I’m sure you’ve heard this one a thousand times: dried beans are significantly cheaper than canned ones. Most larger chain stores carry them in bags and in bulk, bulk being the ideal of course on both price and often quality. I’ve noticed that dried is the only way that you can get some of the nicer heirloom beans such as rattlesnake and yin-yang beans, either at the farmers market or in the garden, and once you have them the problem then becomes cooking them so you can use them in your recipes.
Who wants to have to go to all the trouble of soaking and cooking beans? Ultimately many of us end up opting for canned beans out of time-crunch based necessity, however, there are a few ways to make this process less of a burden.
I discussed pressure cooking dried beans in a previous post, including cooking times, but one thing I didn’t cover was quick-soaking. Quick soaking requires only two hours (rather than requiring you to remember to soak beans right before bed) and can end up helping to destroy more of the toxin in bean shells that contribute to gastrointestinal upset when we eat them! Quick soaking is pretty easy too: put the beans and enough water to cover (I like using about 4-6 cups of water per cup of beans to be on the safe side) into a pot and bring to a boil. Boil for 5 minutes uncovered, then cover and let soak for 1.5-2 hours. Cook as normal in either the pressure cooker or a pot according to cooking times!
You can also cook unsoaked beans in a slow cooker overnight so that they’ll be ready in the morning. Slow cookers are fantastic for this purpose, particularly if you want to use the beans for something like breakfast sausages! The only beans you need to be wary of using this method for are kidney beans. They contain a mild toxin that needs to be brought to boiling temperatures to be rid of, so boil them for around 10 minutes before using this method. Otherwise, just put your dried beans in the slow cooker and cover them with water at least 3 inches above the top of the beans the night before. Cook them on low and make sure that they get a good 6-9 hours cook time before you take them out. Because of the lower temperatures you have a LOT more wiggle room with this method as far as cook times, and that’s what makes it so convenient!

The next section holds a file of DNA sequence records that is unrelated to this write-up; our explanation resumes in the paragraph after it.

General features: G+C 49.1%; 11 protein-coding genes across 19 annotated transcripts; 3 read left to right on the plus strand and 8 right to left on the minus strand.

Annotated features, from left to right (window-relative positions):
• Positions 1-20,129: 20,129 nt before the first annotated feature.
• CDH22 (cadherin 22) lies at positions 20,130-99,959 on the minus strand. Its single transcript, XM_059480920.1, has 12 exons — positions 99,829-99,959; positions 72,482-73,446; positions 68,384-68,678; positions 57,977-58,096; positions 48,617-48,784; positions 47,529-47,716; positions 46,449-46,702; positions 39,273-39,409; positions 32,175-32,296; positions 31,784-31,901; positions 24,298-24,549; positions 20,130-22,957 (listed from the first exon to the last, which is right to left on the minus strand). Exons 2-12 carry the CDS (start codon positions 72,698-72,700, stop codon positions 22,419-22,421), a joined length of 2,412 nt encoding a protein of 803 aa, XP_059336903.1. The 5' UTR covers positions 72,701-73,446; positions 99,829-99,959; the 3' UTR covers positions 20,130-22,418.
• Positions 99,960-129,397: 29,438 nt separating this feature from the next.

Dried and soaked beans can be used another way as well – you can can them yourself. This requires a pressure canner (not an electric pressure cooker, they can’t get to high enough pressure to can), but it’s well worth the investment if you go through a lot of beans. Most vegans do, and the convenience of home canned beans really can’t be beat. You can use pint jars for to replace the typical “15 oz” 1.5 cup store jars, or you can use quart jars for larger quantities for things like hummus. You’ll need to check the pressure cooker’s manual for specific instructions on capacity (if you can fit more jars then adjust the recipe as necessary to max out the number of cans you can get in at one time), but here’s my general canning recipe for 1 lb beans:
Home Canned Beans
- 1 lb beans, soaked overnight or quick soaked
- 1 tsp salt, divided
- 4 pint jars OR 1 quart jar with fresh lids and rings
- Pressure canner
NOTE: The FDA recommends boiling beans for 30 minutes prior to canning them, but I’ve noticed that not only are the beans often mushy using this method, they often end up less flavorful than if you simply soaked them and covered them in boiling water as I describe below. Do so at your own risk – just because I’ve never gotten sick doesn’t mean someone in your household won’t, and if you have someone high risk in your house such as an older, immune compromised, or under 5 year old household member, then you may wish to err on the side of caution and boil them first.
- Drain and rinse the beans thoroughly, discard the soaking water.
- Bring 8-12 cups of fresh water to a boil.
- Divide the beans equally into the jars using a canning funnel (or just dump them all in the quart jar if that’s what you’re using) and fill with boiling water, leaving one inch or so of head space. Add 1/4 tsp salt per pint or the whole tsp of salt for the quart.
- Wipe the rims and place the fresh lids and rings on, hand-tightening to secure.
- Place in the pressure canner and follow the directions on your canner as to how much water to use, each model is different. If it came with an insert to life the jars from the bottom of the canner, USE IT. It’s a lifesaver and can help prevent broken jars.
- Bring to 11 lbs of pressure, maintain for 1 hour and 15 minutes.
- Remove from the burner and let cool until all pressure is released. DO NOT QUICK RELEASE THE PRESSURE.
- Using canning tongs, remove the cans and listen for the characteristic “pop” sound that tells you the cans are sealing. If any of them are not sealed within an hour, refrigerate them and use them within a week.
Enjoy your canned beans! This recipe works for just about any kind of bean that I can think of, they’re all about equal once they’re soaked under high pressure. My canner can hold up to 10 pint jars at a time and I’ll often can 2-3 different kinds of beans together to save time. They last about 6 months to a year, just keep an eye on them. They taste a LOT better than store canned beans, and if you grew them all the better!